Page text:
An essential role of the people of God is bringing reconciliation and justice to scenes of conflict and abuse. Although the people of Israel bound themselves to obey God's commandments, they routinely fell short, as we do today. Often this took the form of mistreating other people. "When a man or a woman wrongs another, breaking faith with the Lord, that person incurs guilt" (Num. 5:6). Through the work of the Levites, God provides a means of repentance, restitution, and reconciliation in the aftermath of such wrongs. An essential element is that the guilty party not only repays the loss he or she caused, but also adds 20 percent (Num. 5:7), presumably as a way of suffering loss in sympathy with the victim. (This passage is parallel with the guilt offering described in Leviticus; see “The Workplace Significance of the Guilt Offering” in Leviticus and Work above.)
The New Testament gives a vivid example of this principle at work. When the tax collector Zacchaeus comes to salvation in Christ, he offers to pay back four times the amount he overcharged his fellow citizens. A more modern example—though not explicitly grounded in the Bible—is the growing practice of hospitals admitting mistakes, apologizing, and offering immediate financial restitution and assistance to patients and families involved. But you don’t have to be a tax collector or a medical worker to make mistakes. All of us have ample opportunities to confess our mistakes and offer to make up for them, and more. It is in the workplace where much of this challenge takes place. Yet do we actually do it, or do we try to cover up our shortcomings and minimize our responsibility?
Steve S. Kraman and Ginny Hamm, “Risk Management: Extreme Honesty May Be the Best Policy,” Annals of Internal Medicine 131 (Dec. 1999), 963-67. Further coverage is found in Pauline Chen, “When Doctors Admit Their Mistakes,” New York Times, Aug. 19, 2010.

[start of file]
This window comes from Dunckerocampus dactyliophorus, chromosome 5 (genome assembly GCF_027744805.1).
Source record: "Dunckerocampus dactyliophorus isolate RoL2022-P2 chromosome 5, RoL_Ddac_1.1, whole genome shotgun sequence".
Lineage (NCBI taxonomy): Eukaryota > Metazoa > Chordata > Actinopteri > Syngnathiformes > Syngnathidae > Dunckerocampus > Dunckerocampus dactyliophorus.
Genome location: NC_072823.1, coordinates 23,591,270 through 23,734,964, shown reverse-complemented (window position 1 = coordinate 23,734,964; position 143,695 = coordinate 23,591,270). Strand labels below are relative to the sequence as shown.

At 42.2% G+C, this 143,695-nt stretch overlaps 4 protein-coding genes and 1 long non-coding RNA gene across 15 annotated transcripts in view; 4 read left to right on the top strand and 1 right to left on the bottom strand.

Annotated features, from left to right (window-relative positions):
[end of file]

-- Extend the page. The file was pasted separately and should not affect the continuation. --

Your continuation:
One of the chief roles of the Levites is invoking God’s blessing. God ordains these words for the priestly blessing:
The Lord bless you and keep you;
the Lord make his face to shine upon you, and be gracious to you;
the Lord lift up his countenance upon you, and give you peace. (Num. 6:24-26)
God blesses people in countless ways—spiritual, mental, emotional, and material. But the focus here is on blessing people with words. Our good words become the moment of God’s grace in the lives of people. “So they shall put my name on the Israelites, and I will bless them,” God promises (Num. 6:27).
The words we use in our places of work have the power either to bless or curse, to build up others or to tear them down. Our choice of words often has more power than we realize. The blessings in Numbers 6:24-26 declare that God will “keep” you, be “gracious” to you and give you “peace.” At work our words can “keep” another person—that is, reassure, protect, and support. “If you need help, come to me. I won’t hold it against you.” Our words can be full of grace, making the situation better than it otherwise would be. We can accept responsibility for a shared error, for example, rather than shifting the blame by minimizing our role. Our words can bring peace by restoring relationships that have been broken. “I realize that things have gone wrong between us, but I want to find a way to have a good relationship again,” for example. Of course, there are times we have to object, critique, correct, and perhaps punish others at work. Even so, we can choose whether to criticize the faulty action or whether to damn the whole person. Conversely, when others do well, we can choose to praise instead of keeping silent, despite the slight risk to our reputation or cool reserve.
Till Death Do Us Part: Is Retirement an Option Anymore? (Click Here to Read)
In this blog from The High Calling, David Rupert tells the story of three people wrestling with whether to retire. The short-term financial downturn is now a multi-year economic crisis. The unemployed and underemployed are all around us. And it’s affecting retirement plans.
Numbers contains the only passage in the Bible that specifies an age limit for work. The Levites entered their service as young men who would be strong enough to erect and transport the tabernacle with all of its sacred elements. The censuses of Numbers 4 did not include names of any Levites over the age of fifty, and Numbers 8:25 specifies that at age fifty Levites must retire from their duties. In addition to the heavy lifting of the tabernacle, Levites’ job also included inspecting skin diseases closely (Lev. 13). In a time before reading glasses, virtually no one over the age of fifty would be able to see anything at close range. The point is not that fifty is a universal retirement age, but that a time comes when an aging body performs with less effectiveness at work. The process varies highly among individuals and occupations. Moses was eighty when he began his duties as Israel’s leader (Exod. 7:7).